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What’s your cerebrotype?

by Rowan Hooper

In “The Prince,” Machiavelli set out his manifesto of duplicity and deception. His name stands for cunning, for forming alliances with those in power. The theory of Machiavellian Intelligence proposes that with the advent of social interaction, the advantage gained by manipulating others was the driving force behind the evolution of the primate brain. The theory receives support today from a paper in Nature.

Mammals, we all know, have big brains. Brain size increases with body size, so as you move from mice to monkeys, brain size gets proportionally bigger, like moving through a Russian doll set from the inside out. But Damon Clark and colleagues at Princeton University’s departments of Molecular Biology and Physics have now found that the Russian doll analogy doesn’t describe the whole picture.

If you look at brain size within a group of mammals, such as insectivores, the analogy holds: Brain size changes in proportion to body size, and the various parts of the brain, like the cortex and the cerebellum, stay the same size in proportion to each other. However, the proportions of different parts of the brain to the total brain size change in different groups of mammals. In other words, each layer of the “doll” is not just a bigger version of the last but is sometimes architecturally different.

For example, in fruit bats, which use their eyes to guide them when they fly, the size of the cerebellum, the part of the brain involved in processing sensory data, is normal for a mammal of their body size. But among bats that use echolocation, all species have an unusually large cerebellum. This area needs to be big in bats that use radar to process the extra sensory data.

Clark and his colleagues devised a system for measuring this architectural change in brain structure. By comparing the proportional size of different parts of the brain to total brain size, they came up with what they called a “cerebrotype.” This cerebrotype was then incorporated into a wide-ranging analysis of mammalian species.

Their results show that within mammalian groups the ce- rebrotype remains fairly constant, despite large variations in brain size. So insectivores — which all do essentially the same thing, i.e., grub around for insects — all have the same cerebrotype, but the cerebrotype changes when there is a change in behavior and, therefore, a change in brain function. So echo-locating bats, which catch insects at night using radar, have a different cerebrotype to fruit bats.

But it is in the primates where there are the most dramatic changes in cerebrotype, and the scientists propose that the changes are evolutionary adaptations to an increasingly complex social life.

The outer layer of the brain’s cortex is the neocortex, a thin, wrinkled structure, the source of all our higher cognitive functions. Unfold the neocortex of a rat and it would cover the area of a stamp. That of a monkey would cover a postcard; a chimp’s a sheet of A4 paper. A human’s neocortex would cover four sheets of paper.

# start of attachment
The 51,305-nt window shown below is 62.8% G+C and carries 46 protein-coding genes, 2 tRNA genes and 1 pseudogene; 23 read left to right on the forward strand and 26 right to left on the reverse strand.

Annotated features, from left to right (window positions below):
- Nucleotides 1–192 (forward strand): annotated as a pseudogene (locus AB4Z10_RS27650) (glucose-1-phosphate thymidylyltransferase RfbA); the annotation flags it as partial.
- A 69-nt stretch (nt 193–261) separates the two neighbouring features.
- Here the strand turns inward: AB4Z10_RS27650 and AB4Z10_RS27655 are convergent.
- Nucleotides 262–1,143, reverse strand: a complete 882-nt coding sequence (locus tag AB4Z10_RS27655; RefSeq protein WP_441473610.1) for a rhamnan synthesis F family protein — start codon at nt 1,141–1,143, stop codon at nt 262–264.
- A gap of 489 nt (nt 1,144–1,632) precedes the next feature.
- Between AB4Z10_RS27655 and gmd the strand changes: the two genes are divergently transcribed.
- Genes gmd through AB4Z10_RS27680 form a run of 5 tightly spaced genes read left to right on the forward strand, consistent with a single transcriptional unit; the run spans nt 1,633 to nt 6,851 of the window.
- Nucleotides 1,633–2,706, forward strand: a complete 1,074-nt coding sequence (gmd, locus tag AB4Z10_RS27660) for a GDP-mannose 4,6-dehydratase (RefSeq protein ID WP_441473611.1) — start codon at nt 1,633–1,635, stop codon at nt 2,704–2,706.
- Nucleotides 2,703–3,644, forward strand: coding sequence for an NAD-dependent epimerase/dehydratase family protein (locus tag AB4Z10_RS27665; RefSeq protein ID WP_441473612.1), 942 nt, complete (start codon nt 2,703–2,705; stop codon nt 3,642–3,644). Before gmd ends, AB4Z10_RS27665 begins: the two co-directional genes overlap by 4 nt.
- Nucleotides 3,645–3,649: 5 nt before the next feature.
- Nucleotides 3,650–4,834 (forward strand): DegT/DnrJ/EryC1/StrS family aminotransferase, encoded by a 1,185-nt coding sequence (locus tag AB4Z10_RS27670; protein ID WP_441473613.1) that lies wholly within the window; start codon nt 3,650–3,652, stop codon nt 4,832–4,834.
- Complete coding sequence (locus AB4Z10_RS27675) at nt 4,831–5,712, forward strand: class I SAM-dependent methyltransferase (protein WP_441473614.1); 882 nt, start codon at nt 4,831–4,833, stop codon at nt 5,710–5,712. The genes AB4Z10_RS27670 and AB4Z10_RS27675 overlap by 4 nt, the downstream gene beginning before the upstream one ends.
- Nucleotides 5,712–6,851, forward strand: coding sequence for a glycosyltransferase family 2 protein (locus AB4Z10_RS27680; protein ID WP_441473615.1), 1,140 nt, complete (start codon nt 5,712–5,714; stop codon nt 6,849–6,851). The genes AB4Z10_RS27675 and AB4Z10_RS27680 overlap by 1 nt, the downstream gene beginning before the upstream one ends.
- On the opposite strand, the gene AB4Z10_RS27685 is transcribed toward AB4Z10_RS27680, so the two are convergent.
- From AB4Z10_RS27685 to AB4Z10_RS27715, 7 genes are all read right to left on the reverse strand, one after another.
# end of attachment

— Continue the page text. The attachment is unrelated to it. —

The enlargement of the primate neocortex relative to other brain areas was explosively fast by geological standards. It is thought to have been powered by two forces: foraging strategies and social interactions. When primates began to use tools — sticks and stones — the primate brain started to enlarge.

The social-intelligence hypothesis of primate brain evolution says that the brain enlarged to use other individuals as tools. Here’s Machiavelli.

If you can skillfully manipulate your social environment, as well as your foraging environment, you’re going to do well. As primates began to live in social groups, those individuals who could predict the outcome of interactions, and skew them toward preconceived goals . . . those early Machiavellians ruled the roost.

There are three Machiavellian routes by which intelligence is said to have developed. First, through the transmission of novel behaviors. This can be seen in Japanese macaques, who teach others in their group how to wash food before eating it. The second and third routes were through primates manipulating their social environment, aiming, uniquely, toward preconceived goals. Deception and the formation and maintenance of alliances require huge increases in brain processing power.

The complexities of group living and social interactions reached a pinnacle with modern human society. But it doesn’t mean that we are all ruled by Machiavellian cunning, in thrall to greed and lies. Some humans, at least, have moved far beyond this.

Einstein, for example, feted as the greatest genius in human history, even looks like he had a different cerebrotype to the rest of us. The inferior parietal region of Einstein’s brain — that’s the part thought to be involved in mathematical reasoning — was 15 percent wider than normal. Einstein’s reasoning went far beyond what most of us can conceive — and far beyond Machiavelli, who died after seeing his manifesto banned by the Catholic church, and after seeing Florence once again become a republic.